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Thursday, September 26, 2013

Ormonde Jayne Montabaco: fragrance review

Possibly the most "masculine" leaning of the otherwise aimed at both sexes new collection The Four Corners of the Earth, it being a fougere, Montabaco by Ormonde Jayne is a perfume to capture the essence of Latin America: leather, suede, wood and tobacco leaf repeated over and over again creating a suggestive sensuality and Latino temperament. Basically what the typical westerner dreams of smelling at Havana or any such exotic port of call. Does it deliver a poker hand worthy of a gambler the repute of Jack Weil? I say it does, though in a cleaned up fashion, just like Redford is a cleaned up version of a seedy gambler in the first place.

via pinterest

The floral presence of magnolia, jasmine and rose are meant to soften the toughness of those unashamedly seductive, classic masculine codes for "macho." You can almost see the beautiful face of a Latin analogue of Tyrone Power behind the smoky rings of the tobacco. In our day and age, this is the only acceptable way to get your tobacco fix (mon tabac, get it?), but what a great way it is, eh?
The aromatics in Montabaco are fusing into the woody-fern ambience, giving it an odd freshness. Last but not least, thanks to the unerring fondness of perfumer Geza Schoen for Iso E Super, a woody-hazy-musky component in the base of many of his compositions, Montabaco (an Iso-E Super beast if there's one) radiates friendly vibes in a radius of building blocks and lasts extremely well, even it is noticed more by those coming into contact with you than yourself on you at all times.

Notes for Ormonde Jayne Montabaco:
top : air note, orange absolute, bergamot, juniper, clary sage,cardamom.
heart : magnolia, hedione, rose, violet, tea notes.
base : tobacco leaf, iso e, suede, sandalwood, moss, tonka, ambergris.

Available exclusively at the Ormonde Jayne London boutiques.

7 comments:

  1. Miss Heliotrope01:44

    Sounds worth having a play - but I do find the whole masculine/feminine thing amusing: it's a scent, but not too blokey...or male scent's that aren't too girly... I find it more of a pretend than most sex/identity things are.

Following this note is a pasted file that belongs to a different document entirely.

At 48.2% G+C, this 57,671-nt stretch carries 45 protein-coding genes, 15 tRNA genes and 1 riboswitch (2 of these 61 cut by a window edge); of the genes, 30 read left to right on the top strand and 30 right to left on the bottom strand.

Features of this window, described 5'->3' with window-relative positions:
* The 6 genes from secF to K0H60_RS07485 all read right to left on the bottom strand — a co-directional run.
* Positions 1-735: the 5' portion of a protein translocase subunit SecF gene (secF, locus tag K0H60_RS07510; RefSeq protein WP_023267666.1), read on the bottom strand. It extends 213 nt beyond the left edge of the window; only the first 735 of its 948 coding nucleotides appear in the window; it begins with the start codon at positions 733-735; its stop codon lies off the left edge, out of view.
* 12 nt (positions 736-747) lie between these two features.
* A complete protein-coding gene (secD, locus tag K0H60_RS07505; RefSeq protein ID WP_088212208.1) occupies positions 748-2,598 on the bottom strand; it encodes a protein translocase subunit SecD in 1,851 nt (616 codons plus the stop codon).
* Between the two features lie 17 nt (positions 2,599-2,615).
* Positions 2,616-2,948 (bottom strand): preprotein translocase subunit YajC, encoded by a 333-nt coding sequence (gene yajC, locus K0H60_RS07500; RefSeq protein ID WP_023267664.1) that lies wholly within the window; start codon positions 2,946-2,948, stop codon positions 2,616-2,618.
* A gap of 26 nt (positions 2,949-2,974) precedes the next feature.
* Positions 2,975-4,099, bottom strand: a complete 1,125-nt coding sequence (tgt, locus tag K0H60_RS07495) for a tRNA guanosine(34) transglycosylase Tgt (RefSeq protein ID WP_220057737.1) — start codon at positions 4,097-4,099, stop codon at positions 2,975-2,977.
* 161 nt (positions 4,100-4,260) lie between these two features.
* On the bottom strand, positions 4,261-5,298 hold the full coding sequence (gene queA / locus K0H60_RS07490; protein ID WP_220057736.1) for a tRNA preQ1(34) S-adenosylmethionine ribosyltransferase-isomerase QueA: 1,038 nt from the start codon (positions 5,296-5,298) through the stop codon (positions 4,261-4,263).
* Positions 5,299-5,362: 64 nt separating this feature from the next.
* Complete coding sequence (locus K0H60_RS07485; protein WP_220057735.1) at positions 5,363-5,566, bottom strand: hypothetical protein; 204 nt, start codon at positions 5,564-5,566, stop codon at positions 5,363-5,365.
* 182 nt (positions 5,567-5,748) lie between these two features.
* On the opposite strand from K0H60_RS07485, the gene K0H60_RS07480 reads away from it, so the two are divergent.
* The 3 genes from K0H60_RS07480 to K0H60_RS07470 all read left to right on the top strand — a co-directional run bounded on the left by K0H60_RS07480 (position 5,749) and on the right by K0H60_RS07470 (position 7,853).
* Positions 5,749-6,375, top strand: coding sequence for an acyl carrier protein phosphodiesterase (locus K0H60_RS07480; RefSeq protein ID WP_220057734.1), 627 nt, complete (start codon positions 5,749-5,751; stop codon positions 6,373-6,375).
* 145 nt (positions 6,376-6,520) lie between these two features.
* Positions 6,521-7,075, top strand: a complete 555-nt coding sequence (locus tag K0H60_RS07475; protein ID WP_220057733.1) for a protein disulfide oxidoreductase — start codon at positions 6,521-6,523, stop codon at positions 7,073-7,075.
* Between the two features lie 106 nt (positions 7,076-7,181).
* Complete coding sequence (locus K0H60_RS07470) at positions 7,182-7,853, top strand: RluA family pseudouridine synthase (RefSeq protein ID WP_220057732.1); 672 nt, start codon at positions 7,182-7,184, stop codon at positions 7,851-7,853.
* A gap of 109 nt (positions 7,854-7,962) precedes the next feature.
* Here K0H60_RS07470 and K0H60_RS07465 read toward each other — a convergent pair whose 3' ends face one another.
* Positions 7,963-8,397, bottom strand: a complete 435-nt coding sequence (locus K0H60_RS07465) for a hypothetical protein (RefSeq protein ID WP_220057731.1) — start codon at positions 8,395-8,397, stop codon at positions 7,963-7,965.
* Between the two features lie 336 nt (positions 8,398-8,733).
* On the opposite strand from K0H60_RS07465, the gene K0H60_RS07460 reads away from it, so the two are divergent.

& no, I don't mean gender - such a badly & over used word

    ReplyDelete
  2. Miss Heliotrope01:45

    & I hate getting apostrophes wrong - scents, not scent's.

    Pedantry starts at home...

    ReplyDelete
  3. MH,

    it is most certainly an amusing and manufactured divide, but there you have it: lots of people reading are waiting for clues on whether something would be "too masculine" for them (re:niche offerings not specifically gender-aimed) or whether they can gift a man with something that is not "so macho" as usual.
    Therefore I have to pronounce an opinion on that as well, though I do it with a somewhat heavy heart....

    "Wear what you like" should be everyone's mantra, if you ask me!

    ReplyDelete
  4. MH,

    LOL, yeah, don't worry.
    Like I said in the past we're not composing the Encyclopedia Brittanica at this moment; I do strive for factual checking and as solid a text as possible, but it's realistically impossible to note every comma and every typo in this format, both from myself and from my readers (who are the cream anyway); someday, when compiling a book, perhaps. ;-)

    ReplyDelete
  5. Miss Heliotrope09:18

    I know re typos, but they annoy me.

    Intensely.

    (In Terry Pratchett's Going Postal the head of the green grocer's guild (as in the grocer's apostrophe) TALKS' LIKE THI'S ONLY BETTER & ITS'S FUNNIER THAN ALMO'ST ANYTHING)

    ReplyDelete
  6. The apostrophes and the it's instead of its, or there's instead of theirs, greatly annoy me as well. Usually (though I could be mistaken) however this comes from native speaker for some reason. (Same as in French native speakers confuse the gerund with the participle, for some reason; I think these basic grammatical rules are taught on from the base up on foreign speakers who are free to fumble with other things, such as proper conjugation and formation of idiomatic syntactical patterns which come naturally to the native speaker)

    (LOL on the TP satire!)

    ReplyDelete
  7. The apostrophes and the it's instead of its, or there's instead of theirs, greatly annoy me as well. Usually (though I could be mistaken) however this comes from native speaker for some reason. (Same as in French native speakers confuse the gerund with the participle, for some reason; I think these basic grammatical rules are taught on from the base up on foreign speakers who are free to fumble with other things, such as proper conjugation and formation of idiomatic syntactical patterns which come naturally to the native speaker)

    (LOL on the TP satire!)

    ReplyDelete

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